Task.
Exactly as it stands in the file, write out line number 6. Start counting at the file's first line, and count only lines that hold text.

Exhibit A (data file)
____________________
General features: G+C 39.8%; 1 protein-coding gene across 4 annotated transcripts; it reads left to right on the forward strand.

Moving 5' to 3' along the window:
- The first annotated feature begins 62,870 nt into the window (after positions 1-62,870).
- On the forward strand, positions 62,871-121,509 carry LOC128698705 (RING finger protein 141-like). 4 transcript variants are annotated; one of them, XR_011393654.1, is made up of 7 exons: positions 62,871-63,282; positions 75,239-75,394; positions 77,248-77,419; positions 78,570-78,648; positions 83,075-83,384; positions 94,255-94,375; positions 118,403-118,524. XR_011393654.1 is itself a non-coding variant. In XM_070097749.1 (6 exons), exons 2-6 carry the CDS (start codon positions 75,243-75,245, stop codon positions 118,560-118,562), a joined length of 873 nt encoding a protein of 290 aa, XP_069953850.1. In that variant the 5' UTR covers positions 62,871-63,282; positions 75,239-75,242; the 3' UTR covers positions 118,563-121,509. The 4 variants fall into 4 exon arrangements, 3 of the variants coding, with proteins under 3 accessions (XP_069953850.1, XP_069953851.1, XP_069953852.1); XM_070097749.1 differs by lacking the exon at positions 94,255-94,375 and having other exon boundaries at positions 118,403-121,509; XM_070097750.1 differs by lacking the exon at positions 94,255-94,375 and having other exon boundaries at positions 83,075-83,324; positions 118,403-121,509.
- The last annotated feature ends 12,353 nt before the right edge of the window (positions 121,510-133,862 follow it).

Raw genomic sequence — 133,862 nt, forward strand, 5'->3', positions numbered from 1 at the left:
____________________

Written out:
Raw genomic sequence — 133,862 nt, forward strand, 5'->3', positions numbered from 1 at the left: